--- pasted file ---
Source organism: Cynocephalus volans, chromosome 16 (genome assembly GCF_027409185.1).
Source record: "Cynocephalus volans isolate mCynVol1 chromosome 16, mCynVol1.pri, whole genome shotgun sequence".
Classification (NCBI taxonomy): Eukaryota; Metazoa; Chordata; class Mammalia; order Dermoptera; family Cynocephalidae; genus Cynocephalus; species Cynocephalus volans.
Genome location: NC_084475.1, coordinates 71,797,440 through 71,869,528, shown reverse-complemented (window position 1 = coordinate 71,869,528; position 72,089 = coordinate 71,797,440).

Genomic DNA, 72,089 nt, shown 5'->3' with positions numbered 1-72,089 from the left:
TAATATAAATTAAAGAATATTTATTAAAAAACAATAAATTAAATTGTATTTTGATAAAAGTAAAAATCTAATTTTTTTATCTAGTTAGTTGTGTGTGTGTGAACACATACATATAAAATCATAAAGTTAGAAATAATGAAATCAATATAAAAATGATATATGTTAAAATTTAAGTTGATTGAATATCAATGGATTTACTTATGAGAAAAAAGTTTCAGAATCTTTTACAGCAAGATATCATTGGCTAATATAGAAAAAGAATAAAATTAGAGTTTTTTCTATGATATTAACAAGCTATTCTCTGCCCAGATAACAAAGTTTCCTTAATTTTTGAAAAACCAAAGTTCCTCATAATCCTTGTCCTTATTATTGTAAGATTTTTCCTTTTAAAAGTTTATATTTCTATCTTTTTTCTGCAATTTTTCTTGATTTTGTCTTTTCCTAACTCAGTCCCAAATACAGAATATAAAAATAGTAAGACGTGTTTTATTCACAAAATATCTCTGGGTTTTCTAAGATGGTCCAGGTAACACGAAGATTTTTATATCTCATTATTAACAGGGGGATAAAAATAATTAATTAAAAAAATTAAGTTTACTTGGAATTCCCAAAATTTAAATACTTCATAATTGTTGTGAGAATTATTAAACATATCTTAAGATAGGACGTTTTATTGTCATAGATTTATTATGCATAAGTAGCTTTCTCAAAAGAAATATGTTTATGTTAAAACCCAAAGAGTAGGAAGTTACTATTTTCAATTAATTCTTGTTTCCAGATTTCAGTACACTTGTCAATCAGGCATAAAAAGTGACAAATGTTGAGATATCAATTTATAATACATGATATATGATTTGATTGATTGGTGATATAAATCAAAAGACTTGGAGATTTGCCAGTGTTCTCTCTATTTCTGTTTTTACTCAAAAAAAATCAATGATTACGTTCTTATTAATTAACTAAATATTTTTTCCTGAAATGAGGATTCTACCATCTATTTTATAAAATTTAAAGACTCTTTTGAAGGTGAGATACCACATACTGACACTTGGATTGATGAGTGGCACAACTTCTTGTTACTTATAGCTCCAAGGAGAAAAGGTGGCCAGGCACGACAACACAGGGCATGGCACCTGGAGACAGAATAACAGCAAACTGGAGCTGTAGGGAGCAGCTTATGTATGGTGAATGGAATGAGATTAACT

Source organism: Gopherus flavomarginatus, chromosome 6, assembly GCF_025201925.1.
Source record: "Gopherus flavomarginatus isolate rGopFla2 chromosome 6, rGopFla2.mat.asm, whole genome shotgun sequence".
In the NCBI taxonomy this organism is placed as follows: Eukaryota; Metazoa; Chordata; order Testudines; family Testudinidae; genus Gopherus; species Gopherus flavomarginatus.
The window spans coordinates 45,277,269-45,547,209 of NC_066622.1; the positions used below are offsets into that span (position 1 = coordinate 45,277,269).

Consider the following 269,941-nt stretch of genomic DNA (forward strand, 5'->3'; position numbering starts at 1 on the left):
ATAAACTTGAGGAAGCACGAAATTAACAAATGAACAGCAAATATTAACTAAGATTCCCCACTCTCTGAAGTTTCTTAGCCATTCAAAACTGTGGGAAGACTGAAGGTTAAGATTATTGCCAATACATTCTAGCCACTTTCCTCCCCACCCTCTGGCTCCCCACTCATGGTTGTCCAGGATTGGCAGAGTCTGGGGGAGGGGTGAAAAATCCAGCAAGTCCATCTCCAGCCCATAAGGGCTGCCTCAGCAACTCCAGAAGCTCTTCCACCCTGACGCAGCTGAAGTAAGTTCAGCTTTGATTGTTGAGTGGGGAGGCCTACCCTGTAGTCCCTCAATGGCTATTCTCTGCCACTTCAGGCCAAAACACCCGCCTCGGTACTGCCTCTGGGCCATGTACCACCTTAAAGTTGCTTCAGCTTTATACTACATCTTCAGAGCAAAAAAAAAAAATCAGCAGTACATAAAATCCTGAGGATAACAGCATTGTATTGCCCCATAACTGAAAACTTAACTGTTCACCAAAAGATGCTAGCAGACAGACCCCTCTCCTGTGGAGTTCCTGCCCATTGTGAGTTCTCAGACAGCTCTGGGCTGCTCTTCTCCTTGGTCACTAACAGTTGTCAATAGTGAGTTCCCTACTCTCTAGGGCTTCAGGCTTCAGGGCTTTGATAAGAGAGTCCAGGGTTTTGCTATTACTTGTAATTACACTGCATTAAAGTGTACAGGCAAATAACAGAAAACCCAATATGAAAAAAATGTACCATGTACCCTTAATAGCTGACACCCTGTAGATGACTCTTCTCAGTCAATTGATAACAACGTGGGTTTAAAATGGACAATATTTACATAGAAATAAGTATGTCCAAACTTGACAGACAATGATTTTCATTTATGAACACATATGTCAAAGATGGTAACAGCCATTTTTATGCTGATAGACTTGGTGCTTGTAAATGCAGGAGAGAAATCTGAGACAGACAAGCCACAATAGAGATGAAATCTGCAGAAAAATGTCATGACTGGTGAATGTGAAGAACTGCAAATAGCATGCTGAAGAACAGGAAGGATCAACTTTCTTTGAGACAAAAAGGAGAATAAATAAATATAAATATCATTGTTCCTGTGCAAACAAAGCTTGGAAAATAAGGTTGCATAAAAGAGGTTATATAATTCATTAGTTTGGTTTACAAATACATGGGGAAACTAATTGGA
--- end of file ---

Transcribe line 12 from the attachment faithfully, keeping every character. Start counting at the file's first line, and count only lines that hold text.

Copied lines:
ATAAACTTGAGGAAGCACGAAATTAACAAATGAACAGCAAATATTAACTAAGATTCCCCACTCTCTGAAGTTTCTTAGCCATTCAAAACTGTGGGAAGACTGAAGGTTAAGATTATTGCCAATACATTCTAGCCACTTTCCTCCCCACCCTCTGGCTCCCCACTCATGGTTGTCCAGGATTGGCAGAGTCTGGGGGAGGGGTGAAAAATCCAGCAAGTCCATCTCCAGCCCATAAGGGCTGCCTCAGCAACTCCAGAAGCTCTTCCACCCTGACGCAGCTGAAGTAAGTTCAGCTTTGATTGTTGAGTGGGGAGGCCTACCCTGTAGTCCCTCAATGGCTATTCTCTGCCACTTCAGGCCAAAACACCCGCCTCGGTACTGCCTCTGGGCCATGTACCACCTTAAAGTTGCTTCAGCTTTATACTACATCTTCAGAGCAAAAAAAAAAAATCAGCAGTACATAAAATCCTGAGGATAACAGCATTGTATTGCCCCATAACTGAAAACTTAACTGTTCACCAAAAGATGCTAGCAGACAGACCCCTCTCCTGTGGAGTTCCTGCCCATTGTGAGTTCTCAGACAGCTCTGGGCTGCTCTTCTCCTTGGTCACTAACAGTTGTCAATAGTGAGTTCCCTACTCTCTAGGGCTTCAGGCTTCAGGGCTTTGATAAGAGAGTCCAGGGTTTTGCTATTACTTGTAATTACACTGCATTAAAGTGTACAGGCAAATAACAGAAAACCCAATATGAAAAAAATGTACCATGTACCCTTAATAGCTGACACCCTGTAGATGACTCTTCTCAGTCAATTGATAACAACGTGGGTTTAAAATGGACAATATTTACATAGAAATAAGTATGTCCAAACTTGACAGACAATGATTTTCATTTATGAACACATATGTCAAAGATGGTAACAGCCATTTTTATGCTGATAGACTTGGTGCTTGTAAATGCAGGAGAGAAATCTGAGACAGACAAGCCACAATAGAGATGAAATCTGCAGAAAAATGTCATGACTGGTGAATGTGAAGAACTGCAAATAGCATGCTGAAGAACAGGAAGGATCAACTTTCTTTGAGACAAAAAGGAGAATAAATAAATATAAATATCATTGTTCCTGTGCAAACAAAGCTTGGAAAATAAGGTTGCATAAAAGAGGTTATATAATTCATTAGTTTGGTTTACAAATACATGGGGAAACTAATTGGA